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EDITORIAL How retailers from JD Sports to M&S are adapting to Brexit and Covid-19

Primark is building its digital capacity even though it doesn't yet sell online. Image courtesy of Primark

Primark is building its digital capacity even though it doesn't yet sell online. Image courtesy of Primark

In today’s InternetRetailing newsletter, we’re reporting as multichannel retailers rethink the way they do business, in the light of both Brexit and Covid. M&S is looking again at the way it sells in France – and the rest of Europe – as a result of the changes that came about with the new post-Brexit trade deal between the UK and the EU. JD Sports is investing in new EU warehousing in order to mitigate the “adverse consequences of Brexit”, while opening a new UK warehouse to cater for the growing army of online shoppers in this country. The figures come as new analysis of HMRC data suggests that UK businesses have spent an extra £600m on customs duties since January. Today the UK also said it would again delay some post-Brexit trade checks on food and farming imports amid supply chain difficulties. 

Made is also boosting its warehousing in both the EU and the UK as more shoppers go online to buy the homewares and large furniture that it sells.

That shift online is encouraging higher levels of digital investment from brands and retailers who are discovering the advantages of digital as shoppers shift further online. Primark is boosting its digital team – even though it only sells through shops. The value fashion retailer is investing in digital marketing and personalised messaging as well as in a new informational website where customers will be able to explore the range in more depth and see local stock availability. Pottery group Portmeirion, too, says that more than half of its sales in its two largest markets, the US and the UK, are now online, and it’s investing in boosting its digital capacity still further.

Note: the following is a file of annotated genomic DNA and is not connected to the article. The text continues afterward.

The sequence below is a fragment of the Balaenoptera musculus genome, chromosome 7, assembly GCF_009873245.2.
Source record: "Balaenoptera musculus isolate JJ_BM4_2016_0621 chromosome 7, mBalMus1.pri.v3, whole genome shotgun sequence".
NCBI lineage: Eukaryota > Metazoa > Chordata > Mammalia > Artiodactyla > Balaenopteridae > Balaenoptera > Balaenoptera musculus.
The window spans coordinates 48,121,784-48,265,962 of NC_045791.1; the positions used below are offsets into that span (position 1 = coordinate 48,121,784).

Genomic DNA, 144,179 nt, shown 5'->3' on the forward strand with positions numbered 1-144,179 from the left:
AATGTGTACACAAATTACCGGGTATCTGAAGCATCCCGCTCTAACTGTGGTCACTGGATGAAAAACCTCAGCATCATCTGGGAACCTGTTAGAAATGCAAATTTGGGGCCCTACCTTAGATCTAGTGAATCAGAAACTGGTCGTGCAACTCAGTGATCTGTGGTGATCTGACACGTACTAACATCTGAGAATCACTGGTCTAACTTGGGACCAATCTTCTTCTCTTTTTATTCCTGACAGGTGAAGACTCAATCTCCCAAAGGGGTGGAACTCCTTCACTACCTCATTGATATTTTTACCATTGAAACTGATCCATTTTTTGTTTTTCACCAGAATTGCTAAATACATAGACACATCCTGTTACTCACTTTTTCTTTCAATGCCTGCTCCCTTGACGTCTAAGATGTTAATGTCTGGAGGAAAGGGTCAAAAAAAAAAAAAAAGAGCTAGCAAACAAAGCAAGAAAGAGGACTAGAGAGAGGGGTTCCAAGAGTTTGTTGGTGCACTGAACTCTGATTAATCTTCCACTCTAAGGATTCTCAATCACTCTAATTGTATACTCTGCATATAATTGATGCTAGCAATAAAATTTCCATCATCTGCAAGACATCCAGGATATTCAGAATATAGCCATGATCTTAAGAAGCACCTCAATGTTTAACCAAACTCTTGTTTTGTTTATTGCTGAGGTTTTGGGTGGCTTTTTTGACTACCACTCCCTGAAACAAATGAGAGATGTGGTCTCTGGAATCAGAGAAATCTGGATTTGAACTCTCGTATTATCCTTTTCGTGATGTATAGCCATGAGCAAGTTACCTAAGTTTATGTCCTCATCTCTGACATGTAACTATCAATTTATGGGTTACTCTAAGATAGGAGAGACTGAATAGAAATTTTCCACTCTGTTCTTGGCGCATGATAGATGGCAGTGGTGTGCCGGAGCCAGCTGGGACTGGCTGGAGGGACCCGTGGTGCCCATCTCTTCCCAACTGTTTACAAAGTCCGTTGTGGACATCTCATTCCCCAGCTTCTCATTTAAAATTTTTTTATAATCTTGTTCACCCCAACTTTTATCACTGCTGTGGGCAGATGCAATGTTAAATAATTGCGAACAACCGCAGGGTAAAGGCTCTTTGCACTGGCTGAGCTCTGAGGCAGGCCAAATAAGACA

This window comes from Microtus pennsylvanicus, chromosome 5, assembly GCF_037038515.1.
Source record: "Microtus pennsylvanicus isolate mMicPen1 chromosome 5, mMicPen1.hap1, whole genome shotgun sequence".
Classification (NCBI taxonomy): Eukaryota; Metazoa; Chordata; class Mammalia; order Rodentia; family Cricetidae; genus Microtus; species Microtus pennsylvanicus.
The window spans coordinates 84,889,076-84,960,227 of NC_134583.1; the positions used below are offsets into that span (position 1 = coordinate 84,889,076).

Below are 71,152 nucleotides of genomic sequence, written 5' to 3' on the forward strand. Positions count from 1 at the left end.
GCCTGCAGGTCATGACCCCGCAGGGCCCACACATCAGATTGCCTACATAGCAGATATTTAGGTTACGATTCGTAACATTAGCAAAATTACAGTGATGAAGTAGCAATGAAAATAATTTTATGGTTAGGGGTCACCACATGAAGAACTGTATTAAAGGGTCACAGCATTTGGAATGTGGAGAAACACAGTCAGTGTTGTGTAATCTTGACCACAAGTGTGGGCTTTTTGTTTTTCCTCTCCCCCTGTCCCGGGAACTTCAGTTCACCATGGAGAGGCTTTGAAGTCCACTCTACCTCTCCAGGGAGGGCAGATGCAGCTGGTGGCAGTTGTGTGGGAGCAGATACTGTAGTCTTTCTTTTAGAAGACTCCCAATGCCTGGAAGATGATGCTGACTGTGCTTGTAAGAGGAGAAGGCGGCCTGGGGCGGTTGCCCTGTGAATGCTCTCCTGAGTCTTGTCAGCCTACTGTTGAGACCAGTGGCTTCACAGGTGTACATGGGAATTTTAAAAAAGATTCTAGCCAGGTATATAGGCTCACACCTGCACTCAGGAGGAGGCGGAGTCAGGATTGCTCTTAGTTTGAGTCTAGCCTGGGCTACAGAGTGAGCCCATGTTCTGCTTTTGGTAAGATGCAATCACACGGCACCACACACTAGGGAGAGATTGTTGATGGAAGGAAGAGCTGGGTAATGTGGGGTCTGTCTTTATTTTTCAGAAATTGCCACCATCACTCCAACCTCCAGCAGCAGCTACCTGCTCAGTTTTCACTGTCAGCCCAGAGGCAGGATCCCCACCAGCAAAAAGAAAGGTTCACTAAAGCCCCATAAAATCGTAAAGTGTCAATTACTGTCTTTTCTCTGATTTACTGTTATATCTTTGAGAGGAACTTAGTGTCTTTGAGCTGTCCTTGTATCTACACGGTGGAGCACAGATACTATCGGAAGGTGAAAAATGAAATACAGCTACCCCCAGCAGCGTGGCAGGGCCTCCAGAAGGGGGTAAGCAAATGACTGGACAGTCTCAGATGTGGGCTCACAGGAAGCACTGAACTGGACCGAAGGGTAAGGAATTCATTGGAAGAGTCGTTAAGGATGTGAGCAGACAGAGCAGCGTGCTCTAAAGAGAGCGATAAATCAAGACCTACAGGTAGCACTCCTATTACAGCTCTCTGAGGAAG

At Ocado, meanwhile, the focus has been about recovering from a fire in its Erith customer fulfilment centre – which the retailer says may cost it £35m in lost revenue, and £10m in net costs, despite affecting less than 1% of its grid. 

Today’s guest comment comes from Aaron Begner of Forter who has four suggestions for taking action ahead of this year’s peak shopping season. 

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